IDF censor questioned over blocking gov’t report on prisoner exchange

The report's conclusion has been released, but its details have been kept classified.

April 22, 2018 22:15
1 minute read.
An IDF soldier stands next to a blindfolded Palestinian prisoner

An IDF soldier stands next to a blindfolded Palestinian prisoner. (photo credit: REUTERS/IDF HANDOUT)


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In a rare legal showdown, IDF chief censor Brig.-Gen. Ariella Ben-Avraham was cross-examined in Tel Aviv District Court on Sunday in an attempt to compel the state to publish the final Shamgar Report on strategies for prisoner exchanges.

The report’s overall conclusion was that prisoner exchanges incentivized future terrorist operations to kidnap IDF soldiers, but its full details have been kept classified.

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Eliezer Shraga, the attorney for the Movement for the Quality of Government in Israel, got Ben-Avraham to admit that she was not an expert in intelligence or prisoner exchange issues and that she, not the IDF intelligence chief or the IDF chief-of-staff, had made the decision to censor the report.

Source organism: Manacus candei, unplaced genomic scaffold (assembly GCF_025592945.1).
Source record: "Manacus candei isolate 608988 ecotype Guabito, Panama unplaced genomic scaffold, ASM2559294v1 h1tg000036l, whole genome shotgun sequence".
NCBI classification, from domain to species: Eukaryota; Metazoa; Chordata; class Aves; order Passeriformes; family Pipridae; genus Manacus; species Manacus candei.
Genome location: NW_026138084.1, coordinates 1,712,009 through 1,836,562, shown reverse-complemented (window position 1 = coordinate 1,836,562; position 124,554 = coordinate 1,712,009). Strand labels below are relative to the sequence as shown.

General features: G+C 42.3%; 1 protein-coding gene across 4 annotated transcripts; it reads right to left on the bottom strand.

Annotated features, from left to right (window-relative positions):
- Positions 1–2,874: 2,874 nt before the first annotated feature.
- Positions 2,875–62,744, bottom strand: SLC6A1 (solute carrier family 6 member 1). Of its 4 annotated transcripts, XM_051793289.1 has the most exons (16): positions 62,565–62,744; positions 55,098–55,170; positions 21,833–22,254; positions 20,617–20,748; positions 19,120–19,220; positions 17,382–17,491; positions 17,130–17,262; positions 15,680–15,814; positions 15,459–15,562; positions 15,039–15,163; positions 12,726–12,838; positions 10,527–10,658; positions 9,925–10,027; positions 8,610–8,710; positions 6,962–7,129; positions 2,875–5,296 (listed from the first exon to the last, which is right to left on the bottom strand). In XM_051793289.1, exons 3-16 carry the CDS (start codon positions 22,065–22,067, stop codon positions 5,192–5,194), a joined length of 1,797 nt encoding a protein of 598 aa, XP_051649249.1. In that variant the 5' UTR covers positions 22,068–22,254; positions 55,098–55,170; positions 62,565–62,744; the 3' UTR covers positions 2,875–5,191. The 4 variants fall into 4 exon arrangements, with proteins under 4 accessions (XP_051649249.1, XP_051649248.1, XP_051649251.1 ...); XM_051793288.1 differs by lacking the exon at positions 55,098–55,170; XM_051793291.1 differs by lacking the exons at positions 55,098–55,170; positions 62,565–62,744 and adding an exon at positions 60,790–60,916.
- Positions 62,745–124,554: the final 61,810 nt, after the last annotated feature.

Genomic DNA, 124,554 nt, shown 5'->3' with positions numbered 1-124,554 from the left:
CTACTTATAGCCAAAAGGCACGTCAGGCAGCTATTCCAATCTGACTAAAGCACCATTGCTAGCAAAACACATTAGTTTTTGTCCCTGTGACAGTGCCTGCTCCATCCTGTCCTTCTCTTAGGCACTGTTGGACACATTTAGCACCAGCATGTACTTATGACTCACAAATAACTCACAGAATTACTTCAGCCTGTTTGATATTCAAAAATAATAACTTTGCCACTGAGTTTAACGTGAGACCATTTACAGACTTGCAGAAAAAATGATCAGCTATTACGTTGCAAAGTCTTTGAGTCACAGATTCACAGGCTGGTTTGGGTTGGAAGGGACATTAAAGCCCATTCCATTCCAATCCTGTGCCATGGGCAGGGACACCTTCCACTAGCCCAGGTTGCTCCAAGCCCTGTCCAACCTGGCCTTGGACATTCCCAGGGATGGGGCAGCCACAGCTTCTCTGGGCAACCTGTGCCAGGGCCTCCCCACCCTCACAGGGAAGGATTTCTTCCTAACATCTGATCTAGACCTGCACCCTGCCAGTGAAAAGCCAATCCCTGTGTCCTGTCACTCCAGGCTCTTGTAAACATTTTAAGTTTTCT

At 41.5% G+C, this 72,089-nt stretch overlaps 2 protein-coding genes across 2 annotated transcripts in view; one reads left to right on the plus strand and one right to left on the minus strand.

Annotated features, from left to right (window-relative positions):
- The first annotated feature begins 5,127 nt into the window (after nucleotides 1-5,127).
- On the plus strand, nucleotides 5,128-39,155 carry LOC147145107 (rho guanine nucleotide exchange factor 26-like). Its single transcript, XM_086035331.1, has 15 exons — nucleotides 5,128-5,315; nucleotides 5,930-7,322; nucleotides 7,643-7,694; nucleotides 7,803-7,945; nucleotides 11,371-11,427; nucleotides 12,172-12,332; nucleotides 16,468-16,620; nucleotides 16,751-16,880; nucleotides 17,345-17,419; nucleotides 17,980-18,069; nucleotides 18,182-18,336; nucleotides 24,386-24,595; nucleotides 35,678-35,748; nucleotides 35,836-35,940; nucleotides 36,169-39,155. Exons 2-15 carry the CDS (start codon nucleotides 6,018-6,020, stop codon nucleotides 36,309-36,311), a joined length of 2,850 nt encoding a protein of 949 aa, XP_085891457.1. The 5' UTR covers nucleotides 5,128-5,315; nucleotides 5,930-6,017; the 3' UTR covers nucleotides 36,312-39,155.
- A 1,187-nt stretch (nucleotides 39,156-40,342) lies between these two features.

Shraga, who filed the petition to bring the case in 2016, tried to imply that Ben-Avraham had insufficient experience to make such a decision on her own.

He also showed Ben-Avraham excerpts from the Winograd Report on the Second Lebanon War that encouraged public debate on the issue of kidnapped IDF soldiers and prisoner exchanges.

The state tried to block Ben-Avraham from having to address the excerpts, however, the court ordered her to respond.

Ben-Avraham spoke defensively, saying she did not think her censoring the full and final Shamgar Report contradicted the idea of public debate.

She said she thought there could be a public debate without all of the details of the report – some of which she said could endanger state security and undermine future prisoner-exchange negotiations.

The NGO contended that in order to reach decisions on the momentous issue, public debate can only be informed by knowing the full report’s conclusions.

Throughout the hearing, Ben-Avraham and Shraga debated how to judge what endangers state security.

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